Of course, I totally missed that on my first watch. I just feel the need to defend this movie, because it does get a bad rap. The truth is, no matter what people say against this film, it is a lot of fun. It is sharp, funny and heart-warming, not to mention a true staple of 90s cinema. Piper Perabo and Adam Garcia make a cute central couple. Violet might seem a little blank a character at times, but I have a feeling that is to accentuate the argument in the last paragraph. She does well enough with what she is given, so we are always aware of how tough her life is on her, even though a lot of the plot developments seem to just hand her a way out of her problems. Adam Garcia also gets a bit of stick from his performance, but I didn’t see anything wrong with it. He was funny at the right times, so the male viewers could appreciate him for his daring and wit, while the females could just drift away at the sound of his Australian accent and the sight of his puppy dog eyes. People not bothered about any chick flick aspects will be able to find solace in John Goodman’s terrific performance as the stock father figure, stealing the best jokes in the movie. Maria Bello is my favourite actress here though, amazing as the hard-as-nails bar manager, who is cut-throat, unfair, but somehow one of the most likeable people in the movie. I think that Coyote Ugly also falls down, because it rushes the side stories too much. We never know too much about the other Coyotes and while they work as a source of gags, we never get to know who they are as people, another reason this movie is condemned for being about girls dancing on a bar. Of course, it is pretty hard to hate this movie when the final song kicks in. The soundtrack here is fantastic, something that keeps it in the pop culture spectrum no matter how much it is criticised, especially when the LeAnn Rimes tune kicks in. It is cheesy, cringe-worthy, but, at the same time, the stuff 90s movies are made of. As Violet gets stage fright surrounded by her friends and family, the night seems ruined. Then the lights are turned off. There is only one person it could be. The knowing smile on Violet’s face, followed up by a terrific finale song, speaks to the secret romantic in me.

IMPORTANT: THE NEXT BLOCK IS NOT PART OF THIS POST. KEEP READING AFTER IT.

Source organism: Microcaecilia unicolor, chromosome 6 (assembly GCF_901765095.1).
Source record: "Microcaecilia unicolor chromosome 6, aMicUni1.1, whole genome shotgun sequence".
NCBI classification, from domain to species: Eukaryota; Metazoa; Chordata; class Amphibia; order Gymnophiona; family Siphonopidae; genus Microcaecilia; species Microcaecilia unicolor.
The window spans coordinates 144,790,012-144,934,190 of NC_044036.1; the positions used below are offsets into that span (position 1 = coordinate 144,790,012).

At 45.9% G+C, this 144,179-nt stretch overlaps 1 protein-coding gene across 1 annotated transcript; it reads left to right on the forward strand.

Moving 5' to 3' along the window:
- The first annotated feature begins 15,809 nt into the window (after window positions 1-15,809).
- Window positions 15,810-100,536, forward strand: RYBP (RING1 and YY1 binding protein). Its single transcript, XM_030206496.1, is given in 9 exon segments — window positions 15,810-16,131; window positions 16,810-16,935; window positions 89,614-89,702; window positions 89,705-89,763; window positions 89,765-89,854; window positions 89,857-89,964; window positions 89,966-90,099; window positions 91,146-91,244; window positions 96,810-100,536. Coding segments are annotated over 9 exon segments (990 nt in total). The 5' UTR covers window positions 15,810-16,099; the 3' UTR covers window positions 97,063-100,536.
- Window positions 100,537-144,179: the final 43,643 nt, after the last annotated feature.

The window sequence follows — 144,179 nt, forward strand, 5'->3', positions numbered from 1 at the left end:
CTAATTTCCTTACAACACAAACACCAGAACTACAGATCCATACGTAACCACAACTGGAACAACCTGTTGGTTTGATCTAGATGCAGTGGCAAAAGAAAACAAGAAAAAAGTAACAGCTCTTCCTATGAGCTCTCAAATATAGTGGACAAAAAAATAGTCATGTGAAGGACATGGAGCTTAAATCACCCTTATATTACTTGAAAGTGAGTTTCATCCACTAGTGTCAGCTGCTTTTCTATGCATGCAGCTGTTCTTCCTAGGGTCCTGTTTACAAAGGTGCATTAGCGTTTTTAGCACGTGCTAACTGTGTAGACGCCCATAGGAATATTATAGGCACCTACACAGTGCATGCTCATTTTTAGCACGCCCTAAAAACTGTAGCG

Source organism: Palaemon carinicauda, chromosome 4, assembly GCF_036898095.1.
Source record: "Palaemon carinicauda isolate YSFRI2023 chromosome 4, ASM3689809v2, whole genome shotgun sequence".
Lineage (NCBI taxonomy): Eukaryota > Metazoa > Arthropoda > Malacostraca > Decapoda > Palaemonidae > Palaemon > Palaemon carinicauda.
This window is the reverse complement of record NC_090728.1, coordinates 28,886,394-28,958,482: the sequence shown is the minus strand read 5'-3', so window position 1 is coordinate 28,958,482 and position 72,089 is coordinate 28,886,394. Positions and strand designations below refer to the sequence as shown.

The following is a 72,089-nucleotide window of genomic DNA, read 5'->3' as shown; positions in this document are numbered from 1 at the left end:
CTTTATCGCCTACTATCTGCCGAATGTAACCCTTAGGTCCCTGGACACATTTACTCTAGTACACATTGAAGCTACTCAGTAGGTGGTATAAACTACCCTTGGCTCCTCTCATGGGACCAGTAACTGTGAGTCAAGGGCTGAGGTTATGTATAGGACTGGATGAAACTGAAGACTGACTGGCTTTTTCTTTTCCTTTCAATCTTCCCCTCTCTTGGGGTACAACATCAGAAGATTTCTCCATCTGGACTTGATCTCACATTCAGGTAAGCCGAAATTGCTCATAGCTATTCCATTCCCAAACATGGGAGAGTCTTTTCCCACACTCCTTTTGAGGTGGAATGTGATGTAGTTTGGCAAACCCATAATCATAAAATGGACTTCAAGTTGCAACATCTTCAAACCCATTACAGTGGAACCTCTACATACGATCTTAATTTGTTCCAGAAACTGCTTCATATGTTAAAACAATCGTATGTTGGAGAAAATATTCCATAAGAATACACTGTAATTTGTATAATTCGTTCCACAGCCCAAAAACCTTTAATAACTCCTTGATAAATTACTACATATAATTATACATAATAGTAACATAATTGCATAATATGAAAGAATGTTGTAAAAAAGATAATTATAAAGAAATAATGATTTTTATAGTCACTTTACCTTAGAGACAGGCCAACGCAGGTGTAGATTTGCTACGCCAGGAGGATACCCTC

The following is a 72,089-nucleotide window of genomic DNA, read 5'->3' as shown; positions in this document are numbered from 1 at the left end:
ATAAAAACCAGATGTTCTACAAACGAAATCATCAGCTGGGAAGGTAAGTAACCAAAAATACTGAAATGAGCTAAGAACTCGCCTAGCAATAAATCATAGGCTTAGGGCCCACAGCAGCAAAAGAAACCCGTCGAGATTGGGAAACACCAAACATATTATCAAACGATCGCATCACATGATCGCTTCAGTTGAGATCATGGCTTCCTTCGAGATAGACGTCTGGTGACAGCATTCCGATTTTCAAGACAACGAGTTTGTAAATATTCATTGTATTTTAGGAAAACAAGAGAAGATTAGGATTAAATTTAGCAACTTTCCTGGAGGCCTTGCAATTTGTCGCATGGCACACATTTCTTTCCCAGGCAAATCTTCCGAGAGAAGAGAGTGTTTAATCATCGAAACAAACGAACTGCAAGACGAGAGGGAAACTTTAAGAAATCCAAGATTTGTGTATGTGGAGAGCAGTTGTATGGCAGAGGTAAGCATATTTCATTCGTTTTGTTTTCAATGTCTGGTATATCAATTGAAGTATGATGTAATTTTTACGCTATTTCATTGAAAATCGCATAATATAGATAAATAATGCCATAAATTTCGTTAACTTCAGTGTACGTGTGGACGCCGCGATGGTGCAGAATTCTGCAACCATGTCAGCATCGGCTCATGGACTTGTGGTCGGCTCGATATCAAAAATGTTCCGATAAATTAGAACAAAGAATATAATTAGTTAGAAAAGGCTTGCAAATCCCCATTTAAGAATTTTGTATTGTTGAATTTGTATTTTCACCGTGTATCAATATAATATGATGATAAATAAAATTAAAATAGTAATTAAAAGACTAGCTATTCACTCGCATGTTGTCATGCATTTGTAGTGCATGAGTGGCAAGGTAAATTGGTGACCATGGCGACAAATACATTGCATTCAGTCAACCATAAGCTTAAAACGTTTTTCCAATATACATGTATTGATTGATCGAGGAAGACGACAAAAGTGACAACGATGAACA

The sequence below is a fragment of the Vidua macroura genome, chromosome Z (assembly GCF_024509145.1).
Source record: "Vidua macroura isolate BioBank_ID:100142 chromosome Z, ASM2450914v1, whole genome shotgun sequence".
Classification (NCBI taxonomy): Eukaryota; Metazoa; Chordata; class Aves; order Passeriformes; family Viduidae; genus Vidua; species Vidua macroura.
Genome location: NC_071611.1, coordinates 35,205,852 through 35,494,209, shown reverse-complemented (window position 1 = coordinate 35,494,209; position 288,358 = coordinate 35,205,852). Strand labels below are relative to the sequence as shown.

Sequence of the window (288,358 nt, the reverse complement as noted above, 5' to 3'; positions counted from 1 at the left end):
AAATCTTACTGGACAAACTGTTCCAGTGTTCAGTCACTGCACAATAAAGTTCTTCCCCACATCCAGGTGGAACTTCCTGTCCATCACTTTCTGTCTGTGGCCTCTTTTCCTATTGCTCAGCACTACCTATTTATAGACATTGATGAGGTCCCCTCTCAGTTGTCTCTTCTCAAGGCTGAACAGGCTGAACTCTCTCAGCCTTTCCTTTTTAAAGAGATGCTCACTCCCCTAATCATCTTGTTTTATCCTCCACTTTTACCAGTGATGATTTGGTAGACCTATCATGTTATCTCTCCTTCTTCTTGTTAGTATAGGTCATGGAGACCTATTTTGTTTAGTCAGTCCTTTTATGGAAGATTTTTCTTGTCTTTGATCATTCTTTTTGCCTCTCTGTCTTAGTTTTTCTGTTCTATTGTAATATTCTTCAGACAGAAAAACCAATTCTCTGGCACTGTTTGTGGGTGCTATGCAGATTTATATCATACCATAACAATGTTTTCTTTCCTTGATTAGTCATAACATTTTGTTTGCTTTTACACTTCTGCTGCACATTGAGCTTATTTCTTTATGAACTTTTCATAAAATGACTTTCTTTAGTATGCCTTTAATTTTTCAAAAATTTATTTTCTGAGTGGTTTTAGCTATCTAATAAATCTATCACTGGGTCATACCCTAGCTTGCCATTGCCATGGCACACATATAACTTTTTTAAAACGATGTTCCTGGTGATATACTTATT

Final Verdict: Coyote Ugly wears its stupidity on its sleeve, even if it smarter than you think it is. Deeper meanings aside, this movie is too much fun to really hate.